It is estimated that 70% of women and men will come into contact with HPV (Human Papillomavirus) during their life. Fortunately 80 to 90% of cases the human papillomavirus will be naturally eliminated.
Human papillomavirus (HPV) is the name of a group of viruses that infect the skin. There are more than 100 different types of HPV. Some types of genital HPV may cause genital warts, while other types of genital HPV are linked to abnormal cell changes on the cervix (detected through Pap tests) that can lead to cervical cancer. However, this cancer can almost always be prevented through regular screening and, if needed, treatment of abnormal cell changes.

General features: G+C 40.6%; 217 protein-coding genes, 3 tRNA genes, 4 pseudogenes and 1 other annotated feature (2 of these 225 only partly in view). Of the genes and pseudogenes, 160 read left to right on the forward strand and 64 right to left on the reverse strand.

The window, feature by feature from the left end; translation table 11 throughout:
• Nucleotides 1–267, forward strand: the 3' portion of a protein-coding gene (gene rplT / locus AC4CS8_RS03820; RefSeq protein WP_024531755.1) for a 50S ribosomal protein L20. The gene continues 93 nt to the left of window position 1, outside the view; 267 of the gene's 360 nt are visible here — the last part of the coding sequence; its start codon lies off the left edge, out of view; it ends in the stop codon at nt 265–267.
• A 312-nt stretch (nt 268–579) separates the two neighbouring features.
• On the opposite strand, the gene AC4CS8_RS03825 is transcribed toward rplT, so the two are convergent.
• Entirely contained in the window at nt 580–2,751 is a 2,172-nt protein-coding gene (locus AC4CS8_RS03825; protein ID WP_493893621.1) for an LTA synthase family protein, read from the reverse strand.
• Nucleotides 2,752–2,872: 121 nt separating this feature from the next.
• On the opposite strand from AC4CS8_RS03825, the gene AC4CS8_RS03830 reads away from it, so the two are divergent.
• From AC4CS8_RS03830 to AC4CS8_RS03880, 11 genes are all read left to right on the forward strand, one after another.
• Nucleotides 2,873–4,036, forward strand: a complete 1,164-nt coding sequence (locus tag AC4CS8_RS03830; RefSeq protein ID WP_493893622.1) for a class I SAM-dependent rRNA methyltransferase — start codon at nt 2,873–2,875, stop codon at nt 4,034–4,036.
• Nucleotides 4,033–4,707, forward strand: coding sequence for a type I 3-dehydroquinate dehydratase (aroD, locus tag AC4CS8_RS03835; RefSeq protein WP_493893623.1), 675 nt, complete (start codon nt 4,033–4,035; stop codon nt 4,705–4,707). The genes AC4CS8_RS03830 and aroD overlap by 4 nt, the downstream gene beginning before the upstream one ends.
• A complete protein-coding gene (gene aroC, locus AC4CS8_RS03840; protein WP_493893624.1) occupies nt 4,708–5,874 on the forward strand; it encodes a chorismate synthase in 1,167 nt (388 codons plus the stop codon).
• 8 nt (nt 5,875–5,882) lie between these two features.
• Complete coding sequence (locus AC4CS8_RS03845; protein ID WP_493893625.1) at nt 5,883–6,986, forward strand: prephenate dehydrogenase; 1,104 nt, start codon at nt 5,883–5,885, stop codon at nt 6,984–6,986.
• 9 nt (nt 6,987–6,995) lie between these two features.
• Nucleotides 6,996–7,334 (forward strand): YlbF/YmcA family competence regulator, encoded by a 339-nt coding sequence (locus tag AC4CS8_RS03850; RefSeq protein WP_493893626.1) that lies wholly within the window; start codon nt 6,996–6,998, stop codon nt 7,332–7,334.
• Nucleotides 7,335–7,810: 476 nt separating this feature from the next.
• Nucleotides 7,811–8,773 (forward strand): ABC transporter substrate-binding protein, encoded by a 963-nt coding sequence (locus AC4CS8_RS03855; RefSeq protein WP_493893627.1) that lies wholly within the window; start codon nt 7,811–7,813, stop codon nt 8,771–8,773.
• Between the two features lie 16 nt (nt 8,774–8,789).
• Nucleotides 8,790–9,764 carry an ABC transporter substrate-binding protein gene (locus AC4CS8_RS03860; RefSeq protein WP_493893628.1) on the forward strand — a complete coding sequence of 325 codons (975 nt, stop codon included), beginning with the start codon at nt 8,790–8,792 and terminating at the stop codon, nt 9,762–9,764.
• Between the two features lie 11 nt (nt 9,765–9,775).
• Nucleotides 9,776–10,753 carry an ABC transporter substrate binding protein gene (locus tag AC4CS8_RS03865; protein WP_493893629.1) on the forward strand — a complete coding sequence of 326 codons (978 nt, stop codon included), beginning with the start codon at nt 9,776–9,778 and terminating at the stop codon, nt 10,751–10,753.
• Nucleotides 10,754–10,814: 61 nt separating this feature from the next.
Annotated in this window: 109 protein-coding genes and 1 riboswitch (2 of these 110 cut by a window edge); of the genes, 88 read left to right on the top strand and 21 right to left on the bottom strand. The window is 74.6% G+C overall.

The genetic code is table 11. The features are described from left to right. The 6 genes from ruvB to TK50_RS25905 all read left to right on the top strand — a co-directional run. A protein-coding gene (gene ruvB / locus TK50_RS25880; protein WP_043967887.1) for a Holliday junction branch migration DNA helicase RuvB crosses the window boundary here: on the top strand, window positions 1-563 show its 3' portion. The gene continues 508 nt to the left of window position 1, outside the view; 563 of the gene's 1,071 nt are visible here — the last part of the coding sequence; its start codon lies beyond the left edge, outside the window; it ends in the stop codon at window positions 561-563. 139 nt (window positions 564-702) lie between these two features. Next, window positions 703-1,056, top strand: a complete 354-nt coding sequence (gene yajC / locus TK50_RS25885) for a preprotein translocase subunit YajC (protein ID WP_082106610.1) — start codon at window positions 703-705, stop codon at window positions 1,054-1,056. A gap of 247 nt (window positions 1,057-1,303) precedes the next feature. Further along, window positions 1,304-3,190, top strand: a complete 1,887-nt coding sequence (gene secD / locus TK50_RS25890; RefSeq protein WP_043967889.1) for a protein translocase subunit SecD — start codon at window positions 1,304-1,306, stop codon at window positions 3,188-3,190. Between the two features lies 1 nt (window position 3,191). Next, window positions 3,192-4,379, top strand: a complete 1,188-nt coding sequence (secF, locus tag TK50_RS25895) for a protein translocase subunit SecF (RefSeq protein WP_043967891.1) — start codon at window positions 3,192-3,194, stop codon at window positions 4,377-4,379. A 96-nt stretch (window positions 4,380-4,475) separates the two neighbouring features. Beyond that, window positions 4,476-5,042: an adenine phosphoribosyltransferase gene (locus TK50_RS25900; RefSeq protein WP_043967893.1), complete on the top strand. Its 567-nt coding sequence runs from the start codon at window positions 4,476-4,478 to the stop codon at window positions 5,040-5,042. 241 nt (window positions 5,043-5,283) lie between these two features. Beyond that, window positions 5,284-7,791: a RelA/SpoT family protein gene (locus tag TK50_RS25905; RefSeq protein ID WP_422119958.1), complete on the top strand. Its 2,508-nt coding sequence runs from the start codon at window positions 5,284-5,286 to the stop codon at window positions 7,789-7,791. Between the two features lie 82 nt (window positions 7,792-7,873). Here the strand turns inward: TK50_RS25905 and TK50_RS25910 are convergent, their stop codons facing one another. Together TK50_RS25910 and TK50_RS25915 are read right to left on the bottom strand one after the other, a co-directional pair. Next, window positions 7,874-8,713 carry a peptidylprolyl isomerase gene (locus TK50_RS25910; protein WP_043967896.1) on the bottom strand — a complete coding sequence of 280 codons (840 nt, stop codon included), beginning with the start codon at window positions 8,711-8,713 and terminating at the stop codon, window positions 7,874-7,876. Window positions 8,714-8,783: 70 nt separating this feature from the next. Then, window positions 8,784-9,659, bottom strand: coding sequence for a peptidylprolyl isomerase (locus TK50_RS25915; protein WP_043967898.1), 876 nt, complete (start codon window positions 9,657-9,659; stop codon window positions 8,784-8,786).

Who should have cervical cancer screening and how often?
You should start having cervical cancer screening at age 21 years. How often you should have cervical cancer screening depends on your age and health history.
What happens if I have an abnormal screening test result?
You most likely will have additional testing after an abnormal test result. This testing can be simply a repeat Pap test, an HPV test, or a more detailed examination called a colposcopy (with or without a biopsy). If results or follow-up tests indicate precancerous changes, you may need treatment to remove the abnormal cells.
More information on Cervical Cancer screening is available by following the following links: